Exeter was the one threatened. She was the one who, in the middle of a global pandemic, feared for her future and her daughter’s future. Downplaying this offence also negates the harm Mulroney’s racist behaviour has caused not only to Exeter, but to her colleagues at CTV (the network that carried I Do, Redo), who are currently working on a national special about racism, and to her Black friends, most notably Meghan Markle.
Elaine Lui, the executive editor and face of LaineyGossip who works with Mulroney’s husband at etalk, wrote on her blog this morning, “White privilege costs, in both blatant and insidious ways.” She pointed out how traumatizing this ordeal is for Exeter and her family but also that “the ripple effects continue beyond that immediate circle, as everyone professionally associated with Jessica Mulroney had to scramble to deal with a mess that they had no immediate part in creating, including other Black women.”
Which brings me to Markle, the other name dominating headlines about Mulroney’s transgressions. In most of the reporting of this story, Mulroney is referred to as “Meghan Markle’s Friend” like it’s her job title, not a personal detail. Mulroney brought the Duchess of Sussex into this shitstorm when she wrote, “I have lived a very public and personal experience with my closest friend where race was front and centre. It was deeply educational.” Aside from this making no sense, it’s basically Mulroney’s equivalent of I can’t be racist, I have a Black friend. Sure, Markle is the reason this story has garnered international attention and it’s understandable that the association would be mentioned, but by making it the focus, as journalist Ishani Nath pointed out on Twitter, “associating [Markle’s] name with this story makes it seem surprising that white women with Black friends can also be ‘problematic.’” I think that’s exactly what Mulroney was hoping when she invoked her friend’s name. She tried to use her relationship with Markle as a shield from criticism and consequences for her actions. The white privilege that Exeter called out is precisely why Markle is getting blowback online for something her white friend did.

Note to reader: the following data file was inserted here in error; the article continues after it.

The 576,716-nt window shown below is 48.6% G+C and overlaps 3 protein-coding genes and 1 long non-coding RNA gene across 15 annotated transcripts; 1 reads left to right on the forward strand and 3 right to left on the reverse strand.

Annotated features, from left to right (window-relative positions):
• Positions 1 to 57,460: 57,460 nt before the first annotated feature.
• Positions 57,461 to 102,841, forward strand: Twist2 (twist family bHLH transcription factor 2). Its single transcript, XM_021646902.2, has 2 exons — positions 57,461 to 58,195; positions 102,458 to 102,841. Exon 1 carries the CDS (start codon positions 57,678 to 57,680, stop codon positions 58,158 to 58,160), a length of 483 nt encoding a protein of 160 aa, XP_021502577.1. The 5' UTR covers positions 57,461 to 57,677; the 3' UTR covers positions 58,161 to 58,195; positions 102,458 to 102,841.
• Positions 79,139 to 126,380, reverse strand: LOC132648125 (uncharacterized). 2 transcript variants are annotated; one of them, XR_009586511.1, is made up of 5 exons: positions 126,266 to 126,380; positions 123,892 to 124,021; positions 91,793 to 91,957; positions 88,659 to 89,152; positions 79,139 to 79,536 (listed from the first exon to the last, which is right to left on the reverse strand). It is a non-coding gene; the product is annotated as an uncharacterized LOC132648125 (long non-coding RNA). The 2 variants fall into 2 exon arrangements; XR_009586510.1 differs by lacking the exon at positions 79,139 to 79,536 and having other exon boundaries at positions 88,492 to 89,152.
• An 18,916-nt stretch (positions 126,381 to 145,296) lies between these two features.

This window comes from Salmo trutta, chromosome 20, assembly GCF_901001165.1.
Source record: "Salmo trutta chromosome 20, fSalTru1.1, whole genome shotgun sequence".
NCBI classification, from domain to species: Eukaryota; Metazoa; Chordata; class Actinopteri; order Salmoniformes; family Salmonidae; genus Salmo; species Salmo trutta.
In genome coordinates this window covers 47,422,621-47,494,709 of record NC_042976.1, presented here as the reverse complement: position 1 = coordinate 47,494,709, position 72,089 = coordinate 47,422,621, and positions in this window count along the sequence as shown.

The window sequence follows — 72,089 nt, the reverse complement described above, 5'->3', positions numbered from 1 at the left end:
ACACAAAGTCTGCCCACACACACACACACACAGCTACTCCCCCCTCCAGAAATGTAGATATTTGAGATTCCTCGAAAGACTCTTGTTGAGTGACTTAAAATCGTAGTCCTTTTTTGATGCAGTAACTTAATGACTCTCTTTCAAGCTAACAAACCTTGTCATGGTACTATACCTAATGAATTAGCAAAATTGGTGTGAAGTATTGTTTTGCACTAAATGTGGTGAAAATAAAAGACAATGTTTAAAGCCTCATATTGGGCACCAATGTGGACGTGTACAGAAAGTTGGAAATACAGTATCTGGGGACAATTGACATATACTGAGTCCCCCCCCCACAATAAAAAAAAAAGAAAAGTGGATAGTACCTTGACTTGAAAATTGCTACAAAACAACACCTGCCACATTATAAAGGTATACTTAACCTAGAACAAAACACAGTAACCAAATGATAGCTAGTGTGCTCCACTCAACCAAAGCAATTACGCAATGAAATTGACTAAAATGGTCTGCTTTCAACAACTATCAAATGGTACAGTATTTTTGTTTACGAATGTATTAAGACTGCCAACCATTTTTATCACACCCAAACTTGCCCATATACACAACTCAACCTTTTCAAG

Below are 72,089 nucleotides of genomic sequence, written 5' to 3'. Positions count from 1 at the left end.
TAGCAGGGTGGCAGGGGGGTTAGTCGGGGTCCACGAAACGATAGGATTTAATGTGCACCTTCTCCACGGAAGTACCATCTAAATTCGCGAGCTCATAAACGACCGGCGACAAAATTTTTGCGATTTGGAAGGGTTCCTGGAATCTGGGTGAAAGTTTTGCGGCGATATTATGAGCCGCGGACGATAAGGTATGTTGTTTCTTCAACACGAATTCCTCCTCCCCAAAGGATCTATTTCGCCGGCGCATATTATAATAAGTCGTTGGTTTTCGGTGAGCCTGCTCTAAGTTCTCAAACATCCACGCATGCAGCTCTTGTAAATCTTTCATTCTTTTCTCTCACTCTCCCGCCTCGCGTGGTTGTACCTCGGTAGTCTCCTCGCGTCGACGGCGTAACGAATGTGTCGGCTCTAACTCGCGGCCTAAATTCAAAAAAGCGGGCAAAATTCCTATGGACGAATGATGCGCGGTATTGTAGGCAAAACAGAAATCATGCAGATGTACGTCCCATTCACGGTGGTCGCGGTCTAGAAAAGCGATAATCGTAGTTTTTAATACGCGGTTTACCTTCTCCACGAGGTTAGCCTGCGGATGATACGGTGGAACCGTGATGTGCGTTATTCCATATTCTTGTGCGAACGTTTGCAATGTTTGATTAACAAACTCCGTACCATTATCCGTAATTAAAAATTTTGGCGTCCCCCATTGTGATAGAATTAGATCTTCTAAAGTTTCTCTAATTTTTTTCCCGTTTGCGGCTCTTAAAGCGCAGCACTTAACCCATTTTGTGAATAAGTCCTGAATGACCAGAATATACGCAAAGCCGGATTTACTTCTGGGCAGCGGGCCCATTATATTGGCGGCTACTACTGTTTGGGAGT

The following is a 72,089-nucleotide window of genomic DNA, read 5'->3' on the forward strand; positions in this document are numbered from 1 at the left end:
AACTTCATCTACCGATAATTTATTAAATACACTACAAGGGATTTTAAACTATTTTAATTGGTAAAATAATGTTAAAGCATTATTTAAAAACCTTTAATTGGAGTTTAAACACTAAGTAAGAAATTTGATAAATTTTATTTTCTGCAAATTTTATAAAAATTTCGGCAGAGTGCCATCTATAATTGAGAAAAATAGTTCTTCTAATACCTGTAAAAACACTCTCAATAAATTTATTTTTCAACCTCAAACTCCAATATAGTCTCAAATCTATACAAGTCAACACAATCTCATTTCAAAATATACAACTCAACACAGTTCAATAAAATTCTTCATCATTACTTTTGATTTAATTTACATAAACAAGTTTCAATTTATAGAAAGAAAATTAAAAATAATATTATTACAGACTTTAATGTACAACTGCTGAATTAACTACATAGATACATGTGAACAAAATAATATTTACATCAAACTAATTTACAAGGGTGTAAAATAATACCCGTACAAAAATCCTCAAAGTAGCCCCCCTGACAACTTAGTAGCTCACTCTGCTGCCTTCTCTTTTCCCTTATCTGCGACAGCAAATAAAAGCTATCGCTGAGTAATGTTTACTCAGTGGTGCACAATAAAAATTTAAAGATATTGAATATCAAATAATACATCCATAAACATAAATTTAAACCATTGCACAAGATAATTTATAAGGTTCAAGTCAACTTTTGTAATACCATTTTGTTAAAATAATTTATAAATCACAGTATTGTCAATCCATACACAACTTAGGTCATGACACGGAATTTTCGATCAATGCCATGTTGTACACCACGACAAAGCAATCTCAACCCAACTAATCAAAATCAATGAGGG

We’re in a unique cultural moment. A reckoning, if you will. As protests rage from coast to coast fighting against anti-Black racism, the people impacted most by the pandemic of Black trauma are demanding to be heard. A few weeks ago, Exeter may not have had the courage to expose Mulroney’s threats. As fed-up Black people in the media speak out against racist bosses, white editors step down in disgrace, and toxic workplaces are uncovered (Refinery29 is one of the many companies that has been called out for anti-Black racism and unjust treatment of its Black employees), a real shift seems to be upon us. The Sashas of the world are refusing to be silenced by the Jessicas.
This is all comforting to me, a Black woman who has also faced intimidation from white people wielding their privilege. It gives me hope that Mulroney is losing gigs and that her attempt to take down Exeter backfired. But I’m also skeptical that in Canada, where Mulroney’s casual display of racism is all too common, that these consequences will stick. Our media has watered down Mulroney’s anti-Black racism to a “dispute.” It’s worth noting that none of the statements from companies about parting ways with Mulroney used the word “racism” or name what she did. Mulroney is already enacting a plan to salvage her reputation, which includes asking Black women to do the work for her (she says she is offering Black women, including Exeter, to takeover her Instagram account to “share their experience”). Her husband is still employed at one of the nation’s biggest media companies. Mulroney still has all the privilege and access in the world. And if you look at how the media has been covering the story, Mulroney seems like she’s one more apology away from a redemption arc. I hope I’m wrong.
I’ll leave you with Exeter’s parting words from her viral, Internet-shaking post: “Hopefully my voice will be heard by many and help change things for the next generation and for my daughter Maxwell... because I will be damned if my child ever has to deal with this level of ignorance.”